“A” does not necessarily equal “B”

Posted on Friday 16 September 2005

Being poor in New Orleans (“A”) does not make one a criminal (“B”). Conversely, the criminals recently shown on TV were not necessarily poor. Assumptions are being made by the media and politicians that are based on flawed logic.

Nagin put the problem right on the table yesterday when he spoke directly to the criminal element, saying, “Don’t come back.” WWLTV.com ran the story, which included

“a warning to the criminals and drug gangs who used to dominate certain parts of the city Thursday, saying they aren’t wanted back.”

So who are these criminals? What are those parts of the city? They may not be who you think they are… and they have infested MANY parts of New Orleans.

There’s a lot of heated debate going on right now about the problems in the Crescent City. For some unknown reason, this is being treated as “news”. One would think nobody knew that the police, regardless of race, could not safely enter some areas at all. The police only enter those places in large groups.

I wonder if anybody recalls how Jo Ellen Smith Memorial Hospital got its name? I remember. That was Algiers, folks.

There is indeed tremendous poverty in New Orleans. It’s pervasive. But in and of itself, it is little different from urban poverty throughout the United States. And while New Orleans’ population is primarily black, there are also many other races who are poor. We all saw them on our televisions – but the poor, whether white or black, did not cause the violent breakdown of order after the storm.

If the criminal element is, as Nagin seems to think, not in the city right now, where are they? Watch the news – I’m sure you’ll hear about them. They’ll be the ones causing problems in their new locales. Not because they’re poor. Because they are violent, opportunistic criminals, and they’ve been increasingly dangerous in New Orleans.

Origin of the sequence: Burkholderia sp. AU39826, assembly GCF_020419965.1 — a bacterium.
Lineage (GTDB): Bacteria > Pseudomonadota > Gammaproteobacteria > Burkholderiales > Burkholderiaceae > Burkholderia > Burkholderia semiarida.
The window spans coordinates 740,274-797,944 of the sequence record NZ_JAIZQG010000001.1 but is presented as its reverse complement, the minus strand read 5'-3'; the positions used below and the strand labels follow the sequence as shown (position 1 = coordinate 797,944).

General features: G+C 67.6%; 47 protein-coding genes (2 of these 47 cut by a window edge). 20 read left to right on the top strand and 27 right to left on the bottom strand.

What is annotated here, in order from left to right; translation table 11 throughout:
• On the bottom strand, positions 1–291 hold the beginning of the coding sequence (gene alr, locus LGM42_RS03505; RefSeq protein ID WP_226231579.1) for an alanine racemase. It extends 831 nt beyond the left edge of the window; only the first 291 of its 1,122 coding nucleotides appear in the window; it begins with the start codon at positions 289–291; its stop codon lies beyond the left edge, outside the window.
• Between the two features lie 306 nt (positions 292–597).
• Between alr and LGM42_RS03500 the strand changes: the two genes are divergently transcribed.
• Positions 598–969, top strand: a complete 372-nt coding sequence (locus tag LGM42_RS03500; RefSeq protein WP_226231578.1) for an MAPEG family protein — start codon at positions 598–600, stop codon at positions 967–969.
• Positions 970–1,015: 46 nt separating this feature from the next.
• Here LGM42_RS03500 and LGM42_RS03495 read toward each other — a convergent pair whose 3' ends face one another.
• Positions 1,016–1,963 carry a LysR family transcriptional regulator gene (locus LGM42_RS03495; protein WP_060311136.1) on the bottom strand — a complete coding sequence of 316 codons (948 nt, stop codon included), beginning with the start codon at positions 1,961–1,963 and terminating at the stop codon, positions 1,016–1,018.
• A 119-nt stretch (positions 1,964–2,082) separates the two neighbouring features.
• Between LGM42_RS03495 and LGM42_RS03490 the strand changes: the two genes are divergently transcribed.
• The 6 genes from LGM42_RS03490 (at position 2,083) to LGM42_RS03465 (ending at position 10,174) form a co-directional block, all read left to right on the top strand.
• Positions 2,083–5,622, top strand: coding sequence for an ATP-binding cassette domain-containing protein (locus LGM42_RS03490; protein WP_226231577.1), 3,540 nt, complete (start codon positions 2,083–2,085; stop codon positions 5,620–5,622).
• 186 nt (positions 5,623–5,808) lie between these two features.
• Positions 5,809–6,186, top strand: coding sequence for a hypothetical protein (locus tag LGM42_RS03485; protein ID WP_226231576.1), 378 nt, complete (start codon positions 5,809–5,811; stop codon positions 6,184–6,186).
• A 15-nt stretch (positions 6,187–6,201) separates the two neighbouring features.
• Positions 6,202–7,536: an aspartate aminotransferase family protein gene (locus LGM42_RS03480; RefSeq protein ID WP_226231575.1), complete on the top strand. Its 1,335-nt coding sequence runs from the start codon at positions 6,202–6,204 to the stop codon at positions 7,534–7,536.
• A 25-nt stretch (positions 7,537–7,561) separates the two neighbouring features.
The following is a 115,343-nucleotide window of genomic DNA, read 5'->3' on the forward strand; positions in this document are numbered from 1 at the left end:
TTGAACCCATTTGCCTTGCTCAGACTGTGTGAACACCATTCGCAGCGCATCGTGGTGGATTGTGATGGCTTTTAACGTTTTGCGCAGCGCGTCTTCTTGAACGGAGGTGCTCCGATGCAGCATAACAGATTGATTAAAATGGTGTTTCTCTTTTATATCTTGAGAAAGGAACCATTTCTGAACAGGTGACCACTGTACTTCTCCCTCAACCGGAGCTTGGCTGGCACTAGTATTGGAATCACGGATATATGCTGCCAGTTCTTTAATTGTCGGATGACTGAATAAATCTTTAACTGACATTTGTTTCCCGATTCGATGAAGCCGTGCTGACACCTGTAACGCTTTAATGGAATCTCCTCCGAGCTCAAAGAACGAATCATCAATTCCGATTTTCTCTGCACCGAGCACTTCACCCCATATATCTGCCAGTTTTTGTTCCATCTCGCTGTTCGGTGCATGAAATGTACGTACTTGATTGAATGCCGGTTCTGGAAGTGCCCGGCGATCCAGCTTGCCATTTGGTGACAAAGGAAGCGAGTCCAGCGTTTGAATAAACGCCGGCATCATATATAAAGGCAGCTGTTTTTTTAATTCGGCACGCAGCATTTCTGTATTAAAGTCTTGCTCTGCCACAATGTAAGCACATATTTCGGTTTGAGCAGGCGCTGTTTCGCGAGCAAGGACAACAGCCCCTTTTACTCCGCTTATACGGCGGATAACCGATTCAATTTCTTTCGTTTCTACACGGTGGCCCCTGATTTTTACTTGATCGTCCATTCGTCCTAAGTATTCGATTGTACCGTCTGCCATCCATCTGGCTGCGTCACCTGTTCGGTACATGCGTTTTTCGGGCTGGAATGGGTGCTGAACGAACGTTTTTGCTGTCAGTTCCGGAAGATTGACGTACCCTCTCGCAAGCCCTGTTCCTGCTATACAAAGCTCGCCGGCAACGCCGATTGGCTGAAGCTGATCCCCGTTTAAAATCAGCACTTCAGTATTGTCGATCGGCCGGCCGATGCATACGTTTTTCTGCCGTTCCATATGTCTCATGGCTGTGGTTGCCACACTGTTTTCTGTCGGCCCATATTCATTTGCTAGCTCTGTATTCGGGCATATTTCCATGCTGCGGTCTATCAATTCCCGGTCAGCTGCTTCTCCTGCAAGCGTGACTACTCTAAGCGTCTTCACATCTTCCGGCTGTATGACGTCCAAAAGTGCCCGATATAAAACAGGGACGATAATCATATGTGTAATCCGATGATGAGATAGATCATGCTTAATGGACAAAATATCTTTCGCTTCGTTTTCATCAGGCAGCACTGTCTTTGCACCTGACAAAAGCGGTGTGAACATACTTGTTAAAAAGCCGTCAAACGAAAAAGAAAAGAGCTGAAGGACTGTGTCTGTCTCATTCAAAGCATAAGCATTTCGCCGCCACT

Interestingly, I think Nagin may be right about the city being safer than it’s been for a long time. One of the many Algiers folks who went back in after the storm to help has been working in the “former” Fischer projects area. She and her husband have been doing amazing things there: rescuing animals trapped under debris, arranging transportation (via the military) for the ill or infirm to West Jeff. Med. Center, distributing food – you name it. And as she pointed out, a month ago, they couldn’t have safely entered the area alone.

The New Orleans poor definitely need the attention of society, as do the poor everywhere. What seems to be going unstated is that people have been afraid to do much. You could be killed trying to help. There’s a hospital named for someone who tried.

However it was done, the criminal element, for now, does not seem to be present. I have no idea how to keep them from coming back, but I sure hope New Orleans can find a way. That will help the poor more than television hysterics ever will.

1 Comment for '“A” does not necessarily equal “B”'

    January 10, 2007 | 1:27 pm

    [...] What’s going to be different from September 2005? Or in March 2006? Or June? Or from every other time the leaders of the city were going to “fix” this? [...]

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